Ask most people what physical activities you train in parkour, and most of the time you'll get the same answer: running, jumping and climbing. If you look at the training of most people, though, you'll see a whole lot of running and jumping, but not very much climbing. If you are one of those people who train parkour but doesn't climb very much, go out of your way to start climbing more.

My personal experience with climbing has been mostly in bouldering. I can't speak for top rope or lead climbing, but these are the benefits I've noticed since I started climbing.

Grabbing walls gets a lot easier. This might sound weird, but once you get used to grabbing small and oddly shaped climbing holds, the top of a wall seems a lot more generous than it used to be. You will also be better prepared to handle the top of wall if it is slick or angled back toward you.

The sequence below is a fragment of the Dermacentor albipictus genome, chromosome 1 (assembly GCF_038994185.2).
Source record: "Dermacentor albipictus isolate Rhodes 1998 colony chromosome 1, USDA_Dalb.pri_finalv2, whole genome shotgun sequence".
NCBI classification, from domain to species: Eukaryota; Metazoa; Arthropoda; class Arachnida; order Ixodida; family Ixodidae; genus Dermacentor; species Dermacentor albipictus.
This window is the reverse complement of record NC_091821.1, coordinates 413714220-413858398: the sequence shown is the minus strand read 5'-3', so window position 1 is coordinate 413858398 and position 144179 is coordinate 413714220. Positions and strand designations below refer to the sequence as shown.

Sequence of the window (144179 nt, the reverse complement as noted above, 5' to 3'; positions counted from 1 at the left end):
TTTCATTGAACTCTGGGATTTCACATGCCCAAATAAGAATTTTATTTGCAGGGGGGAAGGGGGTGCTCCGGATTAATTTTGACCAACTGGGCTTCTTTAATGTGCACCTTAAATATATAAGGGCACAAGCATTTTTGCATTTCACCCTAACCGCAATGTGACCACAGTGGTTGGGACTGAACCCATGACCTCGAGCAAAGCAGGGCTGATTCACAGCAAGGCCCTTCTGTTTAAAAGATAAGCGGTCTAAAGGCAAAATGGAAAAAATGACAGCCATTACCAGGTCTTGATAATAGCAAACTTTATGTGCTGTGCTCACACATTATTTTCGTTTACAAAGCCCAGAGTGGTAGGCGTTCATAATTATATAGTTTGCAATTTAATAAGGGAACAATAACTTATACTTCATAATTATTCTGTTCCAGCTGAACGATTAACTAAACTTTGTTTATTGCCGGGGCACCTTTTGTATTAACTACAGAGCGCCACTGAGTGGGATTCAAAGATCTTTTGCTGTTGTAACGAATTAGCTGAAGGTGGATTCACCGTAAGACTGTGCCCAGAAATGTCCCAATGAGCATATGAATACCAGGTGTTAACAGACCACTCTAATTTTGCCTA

Get a change of pace from your normal training. Climbing is like parkour's laid back cousin. If you approach climbing with the same pace and intensity you approach your parkour training, you'll probably burn out in about half an hour. When you go climbing, the pace is much slower because your hands and forearms can burn out fast if you just keep throwing yourself at walls. A lot of the time, you'll probably try a climbing route, then hang out and talk for a few minutes while you recover enough to start climbing again.

Develop climbing technique. Sometimes I wonder if people who do parkour realize how much technique there is in climbing. Having strong arms and a strong back will help you a lot, but there’s a lot of technique that you can only really learn from just climbing.>